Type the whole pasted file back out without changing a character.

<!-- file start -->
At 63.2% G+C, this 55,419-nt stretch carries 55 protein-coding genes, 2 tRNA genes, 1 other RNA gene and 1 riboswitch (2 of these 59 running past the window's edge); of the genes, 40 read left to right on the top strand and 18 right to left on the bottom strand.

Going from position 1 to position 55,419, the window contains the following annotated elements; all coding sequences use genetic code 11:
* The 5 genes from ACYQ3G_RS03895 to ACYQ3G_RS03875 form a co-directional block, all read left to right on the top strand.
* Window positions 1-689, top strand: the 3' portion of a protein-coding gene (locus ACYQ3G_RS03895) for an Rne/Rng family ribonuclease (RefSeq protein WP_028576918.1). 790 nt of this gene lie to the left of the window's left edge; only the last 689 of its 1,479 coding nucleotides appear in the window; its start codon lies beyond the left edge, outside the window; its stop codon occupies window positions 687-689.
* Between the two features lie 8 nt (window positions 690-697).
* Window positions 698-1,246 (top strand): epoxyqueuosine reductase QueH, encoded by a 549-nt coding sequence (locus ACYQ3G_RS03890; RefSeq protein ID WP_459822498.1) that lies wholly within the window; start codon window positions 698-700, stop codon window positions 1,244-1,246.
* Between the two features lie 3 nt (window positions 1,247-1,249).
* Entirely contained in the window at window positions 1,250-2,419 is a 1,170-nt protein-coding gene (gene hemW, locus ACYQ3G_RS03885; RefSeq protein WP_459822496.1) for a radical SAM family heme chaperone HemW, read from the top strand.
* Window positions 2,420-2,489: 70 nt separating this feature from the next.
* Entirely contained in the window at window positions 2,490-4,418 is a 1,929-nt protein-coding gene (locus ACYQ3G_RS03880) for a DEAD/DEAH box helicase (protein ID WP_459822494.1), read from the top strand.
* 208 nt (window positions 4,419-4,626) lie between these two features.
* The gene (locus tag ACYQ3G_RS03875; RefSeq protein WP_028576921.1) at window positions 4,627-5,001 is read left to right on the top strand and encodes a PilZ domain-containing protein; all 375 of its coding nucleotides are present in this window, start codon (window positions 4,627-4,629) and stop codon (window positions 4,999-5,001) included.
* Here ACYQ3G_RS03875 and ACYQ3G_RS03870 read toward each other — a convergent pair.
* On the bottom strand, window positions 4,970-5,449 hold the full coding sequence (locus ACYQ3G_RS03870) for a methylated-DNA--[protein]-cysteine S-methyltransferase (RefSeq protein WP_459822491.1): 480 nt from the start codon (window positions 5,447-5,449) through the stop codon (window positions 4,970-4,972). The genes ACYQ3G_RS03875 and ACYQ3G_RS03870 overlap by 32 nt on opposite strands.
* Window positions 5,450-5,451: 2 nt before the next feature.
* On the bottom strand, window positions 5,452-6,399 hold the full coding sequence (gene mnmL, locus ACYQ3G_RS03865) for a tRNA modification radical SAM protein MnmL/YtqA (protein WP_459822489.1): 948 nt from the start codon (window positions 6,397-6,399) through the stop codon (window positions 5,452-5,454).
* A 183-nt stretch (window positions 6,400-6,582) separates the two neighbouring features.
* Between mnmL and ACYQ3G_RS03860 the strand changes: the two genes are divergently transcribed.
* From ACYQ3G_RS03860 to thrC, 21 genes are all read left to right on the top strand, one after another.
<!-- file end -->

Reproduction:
At 63.2% G+C, this 55,419-nt stretch carries 55 protein-coding genes, 2 tRNA genes, 1 other RNA gene and 1 riboswitch (2 of these 59 running past the window's edge); of the genes, 40 read left to right on the top strand and 18 right to left on the bottom strand.

Going from position 1 to position 55,419, the window contains the following annotated elements; all coding sequences use genetic code 11:
* The 5 genes from ACYQ3G_RS03895 to ACYQ3G_RS03875 form a co-directional block, all read left to right on the top strand.
* Window positions 1-689, top strand: the 3' portion of a protein-coding gene (locus ACYQ3G_RS03895) for an Rne/Rng family ribonuclease (RefSeq protein WP_028576918.1). 790 nt of this gene lie to the left of the window's left edge; only the last 689 of its 1,479 coding nucleotides appear in the window; its start codon lies beyond the left edge, outside the window; its stop codon occupies window positions 687-689.
* Between the two features lie 8 nt (window positions 690-697).
* Window positions 698-1,246 (top strand): epoxyqueuosine reductase QueH, encoded by a 549-nt coding sequence (locus ACYQ3G_RS03890; RefSeq protein ID WP_459822498.1) that lies wholly within the window; start codon window positions 698-700, stop codon window positions 1,244-1,246.
* Between the two features lie 3 nt (window positions 1,247-1,249).
* Entirely contained in the window at window positions 1,250-2,419 is a 1,170-nt protein-coding gene (gene hemW, locus ACYQ3G_RS03885; RefSeq protein WP_459822496.1) for a radical SAM family heme chaperone HemW, read from the top strand.
* Window positions 2,420-2,489: 70 nt separating this feature from the next.
* Entirely contained in the window at window positions 2,490-4,418 is a 1,929-nt protein-coding gene (locus ACYQ3G_RS03880) for a DEAD/DEAH box helicase (protein ID WP_459822494.1), read from the top strand.
* 208 nt (window positions 4,419-4,626) lie between these two features.
* The gene (locus tag ACYQ3G_RS03875; RefSeq protein WP_028576921.1) at window positions 4,627-5,001 is read left to right on the top strand and encodes a PilZ domain-containing protein; all 375 of its coding nucleotides are present in this window, start codon (window positions 4,627-4,629) and stop codon (window positions 4,999-5,001) included.
* Here ACYQ3G_RS03875 and ACYQ3G_RS03870 read toward each other — a convergent pair.
* On the bottom strand, window positions 4,970-5,449 hold the full coding sequence (locus ACYQ3G_RS03870) for a methylated-DNA--[protein]-cysteine S-methyltransferase (RefSeq protein WP_459822491.1): 480 nt from the start codon (window positions 5,447-5,449) through the stop codon (window positions 4,970-4,972). The genes ACYQ3G_RS03875 and ACYQ3G_RS03870 overlap by 32 nt on opposite strands.
* Window positions 5,450-5,451: 2 nt before the next feature.
* On the bottom strand, window positions 5,452-6,399 hold the full coding sequence (gene mnmL, locus ACYQ3G_RS03865) for a tRNA modification radical SAM protein MnmL/YtqA (protein WP_459822489.1): 948 nt from the start codon (window positions 6,397-6,399) through the stop codon (window positions 5,452-5,454).
* A 183-nt stretch (window positions 6,400-6,582) separates the two neighbouring features.
* Between mnmL and ACYQ3G_RS03860 the strand changes: the two genes are divergently transcribed.
* From ACYQ3G_RS03860 to thrC, 21 genes are all read left to right on the top strand, one after another.